Social Contracts and Rawls’ social safety net…

Rawls

Rawls had two baisc concepts — 1) we should all be given the maximum amount of freedom possible to live our lives the way we’d like, as long as our freedom doesn’t impact other people.  2) Opportunities should be equally available to all, and inequalities in distribution ought to be resolved so that they benefit the lest well-off in society.  I’m paraphrasing here, but that’s the gist of it (see other sources for direct quotes).

I’d like to talk about the last part of 2).  It’s easy to see how this could be interpreted to imply the need for some kind of radical egalitarianism, a situation in which nobody has any more than anybody else.  That’s not quite the case.  What it means is that we ought to avoid situations in which some people have very little and others have a lot — UNLESS changing that would make things worse for everyone.

Think about this example — Brain surgeons (I seem to be writing a lot about that lately..).  Becoming a brain surgeon takes a combination of mental and physical skills that I don’t have.  It takes a long time to become a trained brain surgeon and it’s a very stressful proposition to have that much riding on your skills.  If you’re good, you’ll save a life and if you aren’t, you’ll kill someone.  That’s the kind of pressure I don’t want.

IF, as a society, we’ve decided that we need brain surgeons — we need to have a system that compensates them better than philosophy professors — because, it’s a more demanding training process and the job itself is more demanding.  Thus, we ought to pay them more.  IF we decided not to pay them more, we’d lose them to teaching philosophy and our society would be in need of them.  In other words, resolving the difference in income would create a situation in which society as a whole is less well-off.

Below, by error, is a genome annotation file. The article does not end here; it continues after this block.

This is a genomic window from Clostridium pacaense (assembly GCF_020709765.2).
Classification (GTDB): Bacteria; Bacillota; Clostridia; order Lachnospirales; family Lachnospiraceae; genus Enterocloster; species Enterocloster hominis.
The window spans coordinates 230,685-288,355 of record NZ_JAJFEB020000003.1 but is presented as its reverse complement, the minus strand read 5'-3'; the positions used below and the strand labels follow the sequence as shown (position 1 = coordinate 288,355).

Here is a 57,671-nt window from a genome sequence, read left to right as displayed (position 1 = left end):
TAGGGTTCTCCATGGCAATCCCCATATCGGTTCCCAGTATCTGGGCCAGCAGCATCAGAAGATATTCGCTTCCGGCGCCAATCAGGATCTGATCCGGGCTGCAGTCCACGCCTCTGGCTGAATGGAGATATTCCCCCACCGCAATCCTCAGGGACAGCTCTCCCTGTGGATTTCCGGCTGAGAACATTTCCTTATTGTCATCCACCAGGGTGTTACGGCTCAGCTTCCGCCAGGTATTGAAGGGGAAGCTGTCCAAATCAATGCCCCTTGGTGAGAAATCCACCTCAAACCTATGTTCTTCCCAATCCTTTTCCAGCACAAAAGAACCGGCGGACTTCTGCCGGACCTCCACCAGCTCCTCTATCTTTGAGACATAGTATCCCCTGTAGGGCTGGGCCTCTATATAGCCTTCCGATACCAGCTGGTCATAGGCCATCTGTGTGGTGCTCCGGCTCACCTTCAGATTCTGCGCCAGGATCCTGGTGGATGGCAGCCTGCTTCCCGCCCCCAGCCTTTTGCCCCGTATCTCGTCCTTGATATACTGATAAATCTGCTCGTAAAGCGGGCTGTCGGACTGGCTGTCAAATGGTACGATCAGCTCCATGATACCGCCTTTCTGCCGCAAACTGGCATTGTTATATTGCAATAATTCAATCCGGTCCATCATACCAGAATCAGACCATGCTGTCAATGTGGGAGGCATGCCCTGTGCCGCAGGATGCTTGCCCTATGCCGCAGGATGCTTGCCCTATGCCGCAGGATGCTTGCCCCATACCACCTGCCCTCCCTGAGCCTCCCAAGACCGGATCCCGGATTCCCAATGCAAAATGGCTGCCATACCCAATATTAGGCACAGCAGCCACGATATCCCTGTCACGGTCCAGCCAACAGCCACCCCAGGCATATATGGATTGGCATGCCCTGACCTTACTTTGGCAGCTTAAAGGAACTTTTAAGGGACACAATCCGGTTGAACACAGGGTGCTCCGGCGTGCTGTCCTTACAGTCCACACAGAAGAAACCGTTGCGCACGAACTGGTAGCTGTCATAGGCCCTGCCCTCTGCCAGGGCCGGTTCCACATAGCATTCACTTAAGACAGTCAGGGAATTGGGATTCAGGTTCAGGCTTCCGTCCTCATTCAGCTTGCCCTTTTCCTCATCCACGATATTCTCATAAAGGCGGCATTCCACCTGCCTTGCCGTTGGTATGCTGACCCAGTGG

On the other hand, it seems that we pay people like Justin Bieber and Myley Siris a lot of money — for what?  If we didn’t pay them, and others like them so much, would they continue doing their thing?? Probably, and if we lost Justin and Myley in the process, would our society be less well-off, I think not.

SO, we can justify either paying them less or taxing them a lot more to make their net-income more in line with other folks.  That’s the general idea.

What we do with that tax income is important — according to Rawls, we ought to spend it on a viable social safety net.  We should make sure that everyone has a decent place to live, food to eat, clothes on their backs, and their kids can go to decent schools.  Yes, even if they don’t work — everyone should get this.

We do need to be careful to balance what folks get from not working so that too many people don’t decide to do the no-work option, because then our whole society would be less well-off.

It does seem to me that we could do better than we do now (and other countries have done so).  It also seems to me that we’ve done a terrible job of insuring that there isn’t a huge gap between the wealthy and the rest of us, but that’s a post for another time.

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Filed under Environmental Ethics, Ethical Theory, Ethics, Medical Ethics

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